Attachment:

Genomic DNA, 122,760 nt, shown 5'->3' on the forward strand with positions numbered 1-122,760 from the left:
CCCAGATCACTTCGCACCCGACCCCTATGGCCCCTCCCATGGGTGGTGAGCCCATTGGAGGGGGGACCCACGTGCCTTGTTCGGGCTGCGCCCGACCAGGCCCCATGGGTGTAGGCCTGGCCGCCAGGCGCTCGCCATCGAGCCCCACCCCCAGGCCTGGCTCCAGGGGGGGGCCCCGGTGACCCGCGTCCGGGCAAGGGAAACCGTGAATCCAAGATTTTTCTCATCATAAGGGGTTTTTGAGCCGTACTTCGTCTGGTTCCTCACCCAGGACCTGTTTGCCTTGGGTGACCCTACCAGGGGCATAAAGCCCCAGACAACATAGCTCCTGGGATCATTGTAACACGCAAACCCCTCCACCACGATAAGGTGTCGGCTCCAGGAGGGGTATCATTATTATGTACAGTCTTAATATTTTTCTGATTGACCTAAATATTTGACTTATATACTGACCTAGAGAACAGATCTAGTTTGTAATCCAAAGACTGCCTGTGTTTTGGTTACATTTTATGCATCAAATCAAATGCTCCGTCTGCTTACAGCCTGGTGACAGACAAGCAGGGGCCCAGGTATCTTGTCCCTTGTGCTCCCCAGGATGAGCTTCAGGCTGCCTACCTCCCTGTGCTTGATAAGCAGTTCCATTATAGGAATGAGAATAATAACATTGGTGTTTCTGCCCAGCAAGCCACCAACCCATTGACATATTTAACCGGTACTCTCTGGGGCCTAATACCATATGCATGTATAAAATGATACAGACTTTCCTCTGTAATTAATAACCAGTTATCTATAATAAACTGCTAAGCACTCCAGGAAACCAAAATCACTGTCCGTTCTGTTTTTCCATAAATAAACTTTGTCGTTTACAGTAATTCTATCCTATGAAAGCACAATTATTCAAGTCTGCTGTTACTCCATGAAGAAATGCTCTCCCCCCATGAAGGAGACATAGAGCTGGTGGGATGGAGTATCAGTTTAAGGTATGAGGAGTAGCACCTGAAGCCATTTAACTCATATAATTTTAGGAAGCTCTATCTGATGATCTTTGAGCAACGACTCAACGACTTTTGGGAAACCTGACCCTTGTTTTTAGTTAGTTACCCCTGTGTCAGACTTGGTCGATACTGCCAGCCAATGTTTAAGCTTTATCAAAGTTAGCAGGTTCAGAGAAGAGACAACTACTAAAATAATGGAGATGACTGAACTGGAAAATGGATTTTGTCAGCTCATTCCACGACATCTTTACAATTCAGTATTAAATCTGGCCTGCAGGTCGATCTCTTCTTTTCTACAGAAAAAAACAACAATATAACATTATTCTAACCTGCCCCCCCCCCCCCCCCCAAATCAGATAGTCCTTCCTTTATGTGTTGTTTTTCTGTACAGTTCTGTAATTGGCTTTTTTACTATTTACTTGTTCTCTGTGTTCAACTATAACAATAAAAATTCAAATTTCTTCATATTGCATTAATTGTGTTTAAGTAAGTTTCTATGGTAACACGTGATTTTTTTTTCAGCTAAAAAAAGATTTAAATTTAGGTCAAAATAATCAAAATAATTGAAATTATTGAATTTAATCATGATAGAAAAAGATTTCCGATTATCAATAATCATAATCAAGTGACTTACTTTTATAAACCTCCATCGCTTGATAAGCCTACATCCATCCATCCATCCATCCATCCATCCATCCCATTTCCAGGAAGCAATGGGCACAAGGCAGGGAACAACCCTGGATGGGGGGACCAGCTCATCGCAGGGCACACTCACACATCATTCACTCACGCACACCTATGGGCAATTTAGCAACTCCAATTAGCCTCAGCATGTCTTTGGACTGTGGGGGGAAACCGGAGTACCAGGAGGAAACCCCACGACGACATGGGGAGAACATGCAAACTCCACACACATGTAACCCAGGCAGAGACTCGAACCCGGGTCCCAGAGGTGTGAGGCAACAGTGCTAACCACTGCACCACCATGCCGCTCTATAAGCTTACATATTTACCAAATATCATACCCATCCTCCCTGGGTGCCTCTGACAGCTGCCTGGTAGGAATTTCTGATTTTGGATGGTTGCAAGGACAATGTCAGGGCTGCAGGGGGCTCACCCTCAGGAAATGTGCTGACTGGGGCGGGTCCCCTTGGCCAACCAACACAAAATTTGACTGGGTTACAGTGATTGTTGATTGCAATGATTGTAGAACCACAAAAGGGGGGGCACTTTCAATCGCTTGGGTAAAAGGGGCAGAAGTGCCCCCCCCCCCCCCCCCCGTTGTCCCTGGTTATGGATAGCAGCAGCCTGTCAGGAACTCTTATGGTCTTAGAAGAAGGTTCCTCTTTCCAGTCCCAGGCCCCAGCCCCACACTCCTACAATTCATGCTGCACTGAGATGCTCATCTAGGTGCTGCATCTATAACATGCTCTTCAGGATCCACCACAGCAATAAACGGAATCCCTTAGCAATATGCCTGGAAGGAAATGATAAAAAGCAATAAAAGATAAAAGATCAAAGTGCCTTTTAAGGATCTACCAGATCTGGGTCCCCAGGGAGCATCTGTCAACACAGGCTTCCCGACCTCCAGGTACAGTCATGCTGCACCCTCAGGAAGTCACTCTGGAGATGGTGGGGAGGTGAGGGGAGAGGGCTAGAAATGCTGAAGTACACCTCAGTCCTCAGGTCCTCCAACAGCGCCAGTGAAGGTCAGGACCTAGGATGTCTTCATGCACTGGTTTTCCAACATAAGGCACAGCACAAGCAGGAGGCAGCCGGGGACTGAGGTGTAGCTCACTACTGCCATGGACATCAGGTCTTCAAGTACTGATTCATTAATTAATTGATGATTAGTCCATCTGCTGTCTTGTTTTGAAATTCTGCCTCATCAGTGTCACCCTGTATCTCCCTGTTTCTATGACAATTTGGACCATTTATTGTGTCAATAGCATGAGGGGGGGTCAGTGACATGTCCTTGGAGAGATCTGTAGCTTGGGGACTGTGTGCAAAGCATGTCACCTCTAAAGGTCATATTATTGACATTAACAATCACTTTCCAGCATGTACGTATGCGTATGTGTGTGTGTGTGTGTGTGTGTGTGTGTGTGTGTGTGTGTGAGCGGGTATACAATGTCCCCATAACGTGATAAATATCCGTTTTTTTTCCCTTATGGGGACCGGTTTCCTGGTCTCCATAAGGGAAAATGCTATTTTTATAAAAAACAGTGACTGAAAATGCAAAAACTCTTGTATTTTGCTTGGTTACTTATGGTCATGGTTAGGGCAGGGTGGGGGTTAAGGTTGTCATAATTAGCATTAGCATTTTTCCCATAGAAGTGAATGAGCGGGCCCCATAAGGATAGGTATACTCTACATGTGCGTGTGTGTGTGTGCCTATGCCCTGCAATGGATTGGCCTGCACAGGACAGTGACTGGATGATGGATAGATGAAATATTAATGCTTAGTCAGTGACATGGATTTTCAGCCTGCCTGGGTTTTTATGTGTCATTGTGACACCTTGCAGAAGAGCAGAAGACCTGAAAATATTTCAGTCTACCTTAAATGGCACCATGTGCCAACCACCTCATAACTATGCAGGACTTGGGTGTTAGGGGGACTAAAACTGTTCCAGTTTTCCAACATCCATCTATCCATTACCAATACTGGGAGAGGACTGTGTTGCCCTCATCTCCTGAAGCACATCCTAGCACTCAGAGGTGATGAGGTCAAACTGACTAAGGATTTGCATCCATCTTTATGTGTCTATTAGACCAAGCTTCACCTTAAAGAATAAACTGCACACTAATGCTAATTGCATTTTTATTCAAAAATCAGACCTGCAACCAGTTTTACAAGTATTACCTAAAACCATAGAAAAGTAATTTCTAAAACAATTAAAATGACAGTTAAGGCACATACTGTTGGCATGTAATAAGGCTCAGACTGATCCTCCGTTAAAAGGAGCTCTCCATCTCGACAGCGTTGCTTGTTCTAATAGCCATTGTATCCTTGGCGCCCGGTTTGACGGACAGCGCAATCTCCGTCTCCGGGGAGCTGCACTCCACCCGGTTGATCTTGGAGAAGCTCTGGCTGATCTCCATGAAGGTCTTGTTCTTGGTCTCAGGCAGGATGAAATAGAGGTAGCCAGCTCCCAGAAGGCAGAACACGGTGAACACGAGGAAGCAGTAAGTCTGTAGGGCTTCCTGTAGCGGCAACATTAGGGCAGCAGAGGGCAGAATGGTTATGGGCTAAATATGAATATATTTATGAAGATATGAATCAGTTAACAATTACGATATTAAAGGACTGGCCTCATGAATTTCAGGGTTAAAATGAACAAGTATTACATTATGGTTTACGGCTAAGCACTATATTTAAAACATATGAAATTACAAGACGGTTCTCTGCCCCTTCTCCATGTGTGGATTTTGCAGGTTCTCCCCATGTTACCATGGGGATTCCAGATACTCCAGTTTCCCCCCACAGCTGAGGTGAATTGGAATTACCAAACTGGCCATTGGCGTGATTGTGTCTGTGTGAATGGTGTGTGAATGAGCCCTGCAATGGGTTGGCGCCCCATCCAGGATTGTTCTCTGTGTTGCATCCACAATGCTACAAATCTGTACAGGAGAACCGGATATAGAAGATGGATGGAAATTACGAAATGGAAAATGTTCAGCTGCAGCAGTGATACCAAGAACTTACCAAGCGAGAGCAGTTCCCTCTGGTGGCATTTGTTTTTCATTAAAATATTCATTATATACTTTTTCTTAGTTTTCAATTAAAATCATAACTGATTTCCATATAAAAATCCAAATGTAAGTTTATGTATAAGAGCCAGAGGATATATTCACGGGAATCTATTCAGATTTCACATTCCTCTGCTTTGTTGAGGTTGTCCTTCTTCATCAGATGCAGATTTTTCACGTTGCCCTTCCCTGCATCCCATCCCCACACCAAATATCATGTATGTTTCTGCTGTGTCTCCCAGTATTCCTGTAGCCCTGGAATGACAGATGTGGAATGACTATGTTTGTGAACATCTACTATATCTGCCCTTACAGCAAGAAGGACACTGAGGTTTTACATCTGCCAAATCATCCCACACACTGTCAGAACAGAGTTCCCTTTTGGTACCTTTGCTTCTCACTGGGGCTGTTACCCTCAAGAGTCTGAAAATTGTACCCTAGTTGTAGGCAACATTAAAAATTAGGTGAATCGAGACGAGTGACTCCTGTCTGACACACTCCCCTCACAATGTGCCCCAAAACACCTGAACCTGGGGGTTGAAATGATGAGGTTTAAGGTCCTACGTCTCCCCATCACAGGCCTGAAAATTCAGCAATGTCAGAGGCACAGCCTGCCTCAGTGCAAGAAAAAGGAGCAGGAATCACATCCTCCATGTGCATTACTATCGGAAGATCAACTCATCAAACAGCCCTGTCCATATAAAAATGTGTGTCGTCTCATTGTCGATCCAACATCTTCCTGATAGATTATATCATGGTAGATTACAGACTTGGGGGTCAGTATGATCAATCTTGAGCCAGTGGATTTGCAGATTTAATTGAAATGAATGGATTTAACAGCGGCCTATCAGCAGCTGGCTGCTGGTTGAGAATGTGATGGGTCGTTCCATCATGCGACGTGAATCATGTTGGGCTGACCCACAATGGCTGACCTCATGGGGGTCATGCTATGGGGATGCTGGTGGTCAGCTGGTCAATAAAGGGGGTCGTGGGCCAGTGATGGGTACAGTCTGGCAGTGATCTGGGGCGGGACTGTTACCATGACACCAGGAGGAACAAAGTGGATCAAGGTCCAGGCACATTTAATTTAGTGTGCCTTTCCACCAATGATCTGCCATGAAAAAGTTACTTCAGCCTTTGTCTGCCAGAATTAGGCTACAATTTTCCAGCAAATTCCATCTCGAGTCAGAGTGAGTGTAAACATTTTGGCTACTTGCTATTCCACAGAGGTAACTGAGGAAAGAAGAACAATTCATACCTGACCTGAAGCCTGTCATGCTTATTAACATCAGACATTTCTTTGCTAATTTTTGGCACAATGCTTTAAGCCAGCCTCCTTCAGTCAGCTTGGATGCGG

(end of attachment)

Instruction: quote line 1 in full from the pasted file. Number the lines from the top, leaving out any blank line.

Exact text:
Genomic DNA, 122,760 nt, shown 5'->3' on the forward strand with positions numbered 1-122,760 from the left: